A variety of factors could essentially force Ferrari to go all electric at some point in the future, said Morgan Stanley analyst Adam Jonas.
Onerous regulations or outright bans on internal combustion engines and the performance advantages of electric powertrains may pose an existential threat to companies like Ferrari. Jonas said Ferrari's recent push to increase volume and possible plan for an SUV may be steps toward covering the cost of investing in an electric powertrain.
First, the regulatory challenge: A few countries, such as the United Kingdom and China, have begun to take steps to eventually ban the sale of new gas-powered vehicles. California is mulling taking a similar path.
"There is a growing list of cities around the world, particularly in Europe, that are seriously considering outlawing the operation of gasoline and diesel-powered cars by as soon as 2035 or
2040," Jonas said. "If you're on the board of Ferrari, do you ignore this fact? Can Ferrari even control this?"
Jonas is doubtful that cars such as Ferraris would be able to obtain exceptions to these bans.
Secondly, electric cars such as the Tesla Model S P100DL offer lightning-quick acceleration that is tough for internal combustion cars to meet or beat. This is not the only aspect of performance important to drivers, of course. Motor Trend said that while the Tesla set a new record — going 0-60 miles per hour in 2.7 seconds, the internal combustion hypercars pull ahead at higher speeds.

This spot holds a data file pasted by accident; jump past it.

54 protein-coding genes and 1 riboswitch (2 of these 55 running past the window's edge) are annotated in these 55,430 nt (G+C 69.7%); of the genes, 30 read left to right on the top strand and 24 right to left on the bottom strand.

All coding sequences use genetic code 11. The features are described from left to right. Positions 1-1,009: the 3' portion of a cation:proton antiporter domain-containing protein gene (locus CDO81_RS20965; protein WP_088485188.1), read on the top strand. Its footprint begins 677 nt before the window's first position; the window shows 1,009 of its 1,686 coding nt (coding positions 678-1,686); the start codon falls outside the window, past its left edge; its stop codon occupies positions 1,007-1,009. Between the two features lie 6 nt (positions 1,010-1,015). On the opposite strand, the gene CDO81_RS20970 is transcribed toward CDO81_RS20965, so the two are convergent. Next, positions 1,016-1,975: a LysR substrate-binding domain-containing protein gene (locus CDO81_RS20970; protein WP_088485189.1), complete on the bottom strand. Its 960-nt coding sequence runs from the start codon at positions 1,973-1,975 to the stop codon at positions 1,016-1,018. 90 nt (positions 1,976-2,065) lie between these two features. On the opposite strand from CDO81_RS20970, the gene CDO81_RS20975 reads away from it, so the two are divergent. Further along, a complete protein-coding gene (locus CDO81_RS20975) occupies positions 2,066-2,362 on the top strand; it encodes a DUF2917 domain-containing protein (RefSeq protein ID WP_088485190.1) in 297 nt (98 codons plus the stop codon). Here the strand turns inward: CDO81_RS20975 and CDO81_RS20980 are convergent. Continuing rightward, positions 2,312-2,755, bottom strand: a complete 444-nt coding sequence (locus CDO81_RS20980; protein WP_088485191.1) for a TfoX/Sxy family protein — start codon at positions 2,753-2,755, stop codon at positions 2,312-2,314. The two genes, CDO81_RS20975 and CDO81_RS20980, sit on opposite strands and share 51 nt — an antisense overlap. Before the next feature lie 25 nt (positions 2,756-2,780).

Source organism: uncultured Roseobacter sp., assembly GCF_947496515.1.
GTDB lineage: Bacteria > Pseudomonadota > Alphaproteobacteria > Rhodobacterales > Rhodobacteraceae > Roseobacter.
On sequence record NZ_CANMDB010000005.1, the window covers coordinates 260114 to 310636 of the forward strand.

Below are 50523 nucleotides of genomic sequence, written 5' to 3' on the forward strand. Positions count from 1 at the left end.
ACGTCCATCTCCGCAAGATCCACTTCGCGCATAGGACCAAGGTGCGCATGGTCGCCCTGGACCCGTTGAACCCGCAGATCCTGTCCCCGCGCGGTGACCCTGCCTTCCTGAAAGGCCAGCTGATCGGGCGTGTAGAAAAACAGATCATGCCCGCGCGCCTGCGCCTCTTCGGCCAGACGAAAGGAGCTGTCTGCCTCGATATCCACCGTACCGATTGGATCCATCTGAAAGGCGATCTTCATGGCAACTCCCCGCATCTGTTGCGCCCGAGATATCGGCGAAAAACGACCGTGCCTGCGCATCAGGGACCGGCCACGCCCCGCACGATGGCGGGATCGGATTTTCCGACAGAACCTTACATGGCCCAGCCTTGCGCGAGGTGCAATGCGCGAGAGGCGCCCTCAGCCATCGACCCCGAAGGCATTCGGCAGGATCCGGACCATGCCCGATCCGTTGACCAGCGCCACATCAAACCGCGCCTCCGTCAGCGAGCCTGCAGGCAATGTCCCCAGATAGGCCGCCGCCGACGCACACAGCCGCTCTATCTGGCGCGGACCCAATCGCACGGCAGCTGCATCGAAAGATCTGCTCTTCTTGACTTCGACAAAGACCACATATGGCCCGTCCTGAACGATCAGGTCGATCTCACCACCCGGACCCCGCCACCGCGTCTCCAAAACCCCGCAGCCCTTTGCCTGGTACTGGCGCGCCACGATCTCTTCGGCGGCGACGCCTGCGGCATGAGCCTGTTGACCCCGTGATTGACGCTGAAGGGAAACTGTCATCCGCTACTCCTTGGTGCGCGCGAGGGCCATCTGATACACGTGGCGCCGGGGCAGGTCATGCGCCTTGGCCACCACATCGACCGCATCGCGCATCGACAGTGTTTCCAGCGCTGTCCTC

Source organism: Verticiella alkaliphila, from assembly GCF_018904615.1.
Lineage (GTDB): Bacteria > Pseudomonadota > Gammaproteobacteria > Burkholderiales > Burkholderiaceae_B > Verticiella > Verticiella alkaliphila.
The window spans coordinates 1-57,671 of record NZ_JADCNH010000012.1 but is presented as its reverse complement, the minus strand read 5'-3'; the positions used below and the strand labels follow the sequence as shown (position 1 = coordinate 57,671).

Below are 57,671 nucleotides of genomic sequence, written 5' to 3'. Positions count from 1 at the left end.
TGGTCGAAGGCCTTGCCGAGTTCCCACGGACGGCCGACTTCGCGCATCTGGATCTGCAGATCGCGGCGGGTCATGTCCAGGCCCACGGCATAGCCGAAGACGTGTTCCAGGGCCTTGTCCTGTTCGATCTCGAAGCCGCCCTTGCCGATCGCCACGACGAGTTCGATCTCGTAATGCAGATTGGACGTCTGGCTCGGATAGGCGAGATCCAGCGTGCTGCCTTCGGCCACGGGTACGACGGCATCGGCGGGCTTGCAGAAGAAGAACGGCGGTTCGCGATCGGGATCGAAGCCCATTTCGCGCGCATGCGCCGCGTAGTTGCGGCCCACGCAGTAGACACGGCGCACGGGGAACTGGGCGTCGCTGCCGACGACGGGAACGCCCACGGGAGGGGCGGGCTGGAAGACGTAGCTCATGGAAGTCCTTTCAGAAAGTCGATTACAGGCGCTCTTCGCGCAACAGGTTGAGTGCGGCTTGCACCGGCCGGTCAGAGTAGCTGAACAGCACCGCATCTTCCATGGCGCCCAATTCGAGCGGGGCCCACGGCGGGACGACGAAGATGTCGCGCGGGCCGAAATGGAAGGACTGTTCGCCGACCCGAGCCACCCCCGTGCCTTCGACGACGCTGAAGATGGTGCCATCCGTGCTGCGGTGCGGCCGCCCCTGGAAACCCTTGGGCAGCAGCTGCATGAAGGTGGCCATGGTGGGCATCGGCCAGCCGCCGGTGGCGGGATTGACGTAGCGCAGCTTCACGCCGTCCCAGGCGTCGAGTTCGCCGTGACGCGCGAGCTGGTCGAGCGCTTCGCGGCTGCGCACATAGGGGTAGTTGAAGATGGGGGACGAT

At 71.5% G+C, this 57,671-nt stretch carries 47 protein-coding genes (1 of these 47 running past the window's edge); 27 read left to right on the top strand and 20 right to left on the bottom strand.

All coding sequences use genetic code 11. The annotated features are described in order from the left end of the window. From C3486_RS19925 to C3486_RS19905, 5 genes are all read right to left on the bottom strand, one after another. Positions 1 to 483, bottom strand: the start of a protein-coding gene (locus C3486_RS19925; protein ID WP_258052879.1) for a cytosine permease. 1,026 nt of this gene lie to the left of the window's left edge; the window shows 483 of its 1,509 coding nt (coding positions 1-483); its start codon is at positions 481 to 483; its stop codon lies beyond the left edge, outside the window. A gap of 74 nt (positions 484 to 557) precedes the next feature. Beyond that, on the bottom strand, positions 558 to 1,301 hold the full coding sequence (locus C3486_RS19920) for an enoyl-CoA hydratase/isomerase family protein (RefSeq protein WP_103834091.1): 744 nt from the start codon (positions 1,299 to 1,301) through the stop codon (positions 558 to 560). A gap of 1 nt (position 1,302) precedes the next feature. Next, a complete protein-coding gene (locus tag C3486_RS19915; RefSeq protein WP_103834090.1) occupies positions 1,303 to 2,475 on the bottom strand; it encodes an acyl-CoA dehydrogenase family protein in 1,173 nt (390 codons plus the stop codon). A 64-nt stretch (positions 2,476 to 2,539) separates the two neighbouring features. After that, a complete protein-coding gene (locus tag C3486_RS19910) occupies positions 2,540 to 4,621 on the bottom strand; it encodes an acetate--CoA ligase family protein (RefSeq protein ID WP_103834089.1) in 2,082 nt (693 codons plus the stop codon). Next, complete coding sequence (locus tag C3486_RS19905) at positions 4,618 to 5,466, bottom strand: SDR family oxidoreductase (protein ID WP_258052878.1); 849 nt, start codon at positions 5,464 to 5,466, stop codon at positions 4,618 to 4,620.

Jonas said most people he has spoken with think Ferrari will embrace hybrids, but not electrics. He challenged this view and said some of Ferrari's recent moves may be laying the ground for the expensive investment in a new powertrain. The company may make an SUV, and those tend to be high-margin vehicles. Ferrari is also pushing to increase its volume.
But is an electric Ferrari still a Ferrari?
Like many vehicle brands — Ford Mustang, Harley-Davidson motorcycles, and of course, most high-end supercars — Ferrari cars come equipped with fierce engines designed to deliver not just high performance, but a loud, brash, engine note that many would argue is essential to their appeal.
"We asked a client (who is also a Ferrari owner) what they thought of owning a beautiful, all-electric Ferrari with no internal combustion engine or exhaust note," Jonas said in a note sent Thursday. "The client responded with an analogy of eating a 3-D-printed soy donut. It might be sweet, round and have a hole in it — potentially still making it a donut. But it's kind of not a real donut anymore."